UK woman suffering from rabies
Today the British media is full of the story of a British woman currently in hospital in South London, suffering from rabies.
She was bitten by a puppy nine weeks ago during a trip to India. When she first presented at her doctors with symptoms of encephalitis, she was sent home. Given that the symptoms during the early stages of the clinical onset of rabies are non-specific and how unusual the disease is in the UK, the mistake is understandable. Sadly, rabies is almost always fatal with little chance of survival after clinical symptoms are evident.
This tragic case shows the importance of traveller information about rabies. People need to be aware of the current situation of rabies in the country they intend to visit and understand how to prevent rabies if they are exposed to an animal that may be infected with the disease during their travel.
This case also illustrates the hopeless situation faced by millions of the world’s poorest people every year living at daily risk of exposure to rabies. This disease is an undiscriminating killer.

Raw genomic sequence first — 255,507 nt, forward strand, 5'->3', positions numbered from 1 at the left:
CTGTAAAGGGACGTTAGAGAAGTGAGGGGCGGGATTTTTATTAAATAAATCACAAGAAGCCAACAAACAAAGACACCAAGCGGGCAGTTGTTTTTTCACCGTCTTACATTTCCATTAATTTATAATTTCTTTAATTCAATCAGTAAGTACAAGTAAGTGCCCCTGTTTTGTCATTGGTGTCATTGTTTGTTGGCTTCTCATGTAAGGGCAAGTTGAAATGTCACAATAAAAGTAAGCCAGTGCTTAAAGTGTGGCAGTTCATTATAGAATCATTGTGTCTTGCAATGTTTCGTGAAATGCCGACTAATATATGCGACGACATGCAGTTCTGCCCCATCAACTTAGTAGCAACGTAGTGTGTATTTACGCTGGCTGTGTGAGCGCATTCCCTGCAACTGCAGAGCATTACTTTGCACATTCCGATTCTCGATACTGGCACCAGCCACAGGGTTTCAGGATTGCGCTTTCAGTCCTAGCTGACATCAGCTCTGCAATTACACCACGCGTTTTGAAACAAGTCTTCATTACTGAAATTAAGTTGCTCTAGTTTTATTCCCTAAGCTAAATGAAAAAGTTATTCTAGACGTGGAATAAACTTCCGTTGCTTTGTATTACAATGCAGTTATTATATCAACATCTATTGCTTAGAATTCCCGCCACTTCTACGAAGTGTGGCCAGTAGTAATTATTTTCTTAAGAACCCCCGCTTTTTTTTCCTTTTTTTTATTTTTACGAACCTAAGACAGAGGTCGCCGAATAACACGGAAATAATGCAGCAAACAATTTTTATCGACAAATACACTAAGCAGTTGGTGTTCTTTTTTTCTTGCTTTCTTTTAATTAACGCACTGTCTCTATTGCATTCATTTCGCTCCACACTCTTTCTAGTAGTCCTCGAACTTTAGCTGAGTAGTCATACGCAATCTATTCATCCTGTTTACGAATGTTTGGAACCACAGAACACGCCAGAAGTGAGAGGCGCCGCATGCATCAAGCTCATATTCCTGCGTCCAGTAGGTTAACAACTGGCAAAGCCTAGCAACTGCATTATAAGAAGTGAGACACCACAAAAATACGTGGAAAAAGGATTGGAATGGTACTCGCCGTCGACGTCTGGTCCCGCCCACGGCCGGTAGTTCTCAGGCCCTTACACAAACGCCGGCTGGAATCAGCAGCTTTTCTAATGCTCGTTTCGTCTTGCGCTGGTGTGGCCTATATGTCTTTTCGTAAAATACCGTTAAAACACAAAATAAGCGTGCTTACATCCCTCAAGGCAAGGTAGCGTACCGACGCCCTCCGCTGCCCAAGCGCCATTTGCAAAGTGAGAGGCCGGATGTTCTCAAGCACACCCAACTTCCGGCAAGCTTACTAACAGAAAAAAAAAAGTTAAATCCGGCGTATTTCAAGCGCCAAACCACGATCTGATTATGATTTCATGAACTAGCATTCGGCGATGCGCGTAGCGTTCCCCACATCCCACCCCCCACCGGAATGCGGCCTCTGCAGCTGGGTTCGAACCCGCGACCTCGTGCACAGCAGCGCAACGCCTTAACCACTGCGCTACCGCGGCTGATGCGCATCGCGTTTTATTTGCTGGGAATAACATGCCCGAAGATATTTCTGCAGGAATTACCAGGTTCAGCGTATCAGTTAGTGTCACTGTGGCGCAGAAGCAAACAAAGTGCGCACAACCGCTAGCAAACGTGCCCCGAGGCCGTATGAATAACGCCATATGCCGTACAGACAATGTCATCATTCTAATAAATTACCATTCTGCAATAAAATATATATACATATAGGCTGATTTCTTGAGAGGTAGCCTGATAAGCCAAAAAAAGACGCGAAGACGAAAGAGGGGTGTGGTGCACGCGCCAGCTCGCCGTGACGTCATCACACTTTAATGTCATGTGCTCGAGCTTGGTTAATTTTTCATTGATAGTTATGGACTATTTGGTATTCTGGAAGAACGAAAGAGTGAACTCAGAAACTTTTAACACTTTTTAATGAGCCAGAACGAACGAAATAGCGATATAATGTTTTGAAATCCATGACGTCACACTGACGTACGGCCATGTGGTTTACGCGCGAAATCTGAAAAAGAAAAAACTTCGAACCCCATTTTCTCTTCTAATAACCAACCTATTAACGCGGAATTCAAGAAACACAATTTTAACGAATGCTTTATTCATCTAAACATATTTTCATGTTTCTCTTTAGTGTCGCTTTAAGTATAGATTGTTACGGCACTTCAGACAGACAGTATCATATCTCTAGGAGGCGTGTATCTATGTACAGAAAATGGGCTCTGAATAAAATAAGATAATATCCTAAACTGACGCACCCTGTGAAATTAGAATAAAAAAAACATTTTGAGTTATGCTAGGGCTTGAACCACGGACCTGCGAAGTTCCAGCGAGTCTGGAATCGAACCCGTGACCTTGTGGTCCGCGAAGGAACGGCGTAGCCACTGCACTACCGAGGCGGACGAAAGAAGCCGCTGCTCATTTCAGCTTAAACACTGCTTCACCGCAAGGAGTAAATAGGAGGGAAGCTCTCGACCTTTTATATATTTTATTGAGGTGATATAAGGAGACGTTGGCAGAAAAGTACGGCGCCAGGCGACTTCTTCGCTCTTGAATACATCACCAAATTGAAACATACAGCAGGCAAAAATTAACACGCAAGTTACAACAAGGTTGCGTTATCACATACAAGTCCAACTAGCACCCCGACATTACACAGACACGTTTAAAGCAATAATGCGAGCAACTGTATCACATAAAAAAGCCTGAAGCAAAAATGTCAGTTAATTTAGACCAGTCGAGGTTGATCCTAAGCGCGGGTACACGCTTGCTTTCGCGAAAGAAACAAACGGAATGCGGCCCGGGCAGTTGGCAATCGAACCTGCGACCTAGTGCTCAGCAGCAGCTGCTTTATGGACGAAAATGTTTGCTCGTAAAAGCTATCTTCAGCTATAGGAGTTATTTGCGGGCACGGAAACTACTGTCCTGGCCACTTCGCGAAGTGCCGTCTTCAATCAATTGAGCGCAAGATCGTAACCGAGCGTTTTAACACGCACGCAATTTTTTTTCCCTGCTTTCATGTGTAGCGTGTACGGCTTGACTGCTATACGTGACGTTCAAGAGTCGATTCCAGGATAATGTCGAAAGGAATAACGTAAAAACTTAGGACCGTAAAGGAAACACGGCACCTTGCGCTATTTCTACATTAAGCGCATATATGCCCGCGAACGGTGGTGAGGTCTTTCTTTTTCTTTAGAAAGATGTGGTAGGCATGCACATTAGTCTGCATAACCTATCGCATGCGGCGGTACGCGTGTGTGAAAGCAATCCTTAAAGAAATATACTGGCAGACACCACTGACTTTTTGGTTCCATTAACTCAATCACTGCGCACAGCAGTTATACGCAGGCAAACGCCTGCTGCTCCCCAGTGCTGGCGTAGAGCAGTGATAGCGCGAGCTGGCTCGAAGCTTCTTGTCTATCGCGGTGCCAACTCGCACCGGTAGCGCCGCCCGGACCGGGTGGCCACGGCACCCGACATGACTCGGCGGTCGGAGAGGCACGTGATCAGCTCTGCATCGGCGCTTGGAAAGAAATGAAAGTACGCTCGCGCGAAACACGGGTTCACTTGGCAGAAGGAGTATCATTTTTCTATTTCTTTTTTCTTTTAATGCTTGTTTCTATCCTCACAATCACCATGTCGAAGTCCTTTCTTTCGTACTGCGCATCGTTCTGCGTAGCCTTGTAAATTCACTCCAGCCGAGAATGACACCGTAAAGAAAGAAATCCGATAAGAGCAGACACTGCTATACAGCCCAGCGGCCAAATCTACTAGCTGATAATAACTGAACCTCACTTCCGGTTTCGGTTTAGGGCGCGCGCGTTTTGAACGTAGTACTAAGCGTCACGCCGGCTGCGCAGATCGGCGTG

Once somebody has been exposed to rabies (for example, by being bitten by an infected dog), they should receive post-exposure prophylaxis that, if administered soon enough, may stop the onset of the disease. Presently in many rural areas there is limited access to rabies prevention biologicals and, where they are available, they often cost the equivalent of many months income. Unfortunately many people living in resource-poor regions simply cannot access the medical attention and biologicals that could save their lives.
We could avoid this trauma and suffering altogether by preventing human rabies at the greatest source of infection, the unvaccinated dog populations in Africa and Asia. By vaccinating dogs against rabies (because dog populations cause 99% of all global human cases), we can dramatically reduce human rabies throughout the world.
This is the work that GARC does: We help communities in resource poor areas implement measures to prevent rabies in dogs, thus stopping the disease from infecting people. Our work helps protect the people and who visit our project areas.
Please help us, if you can.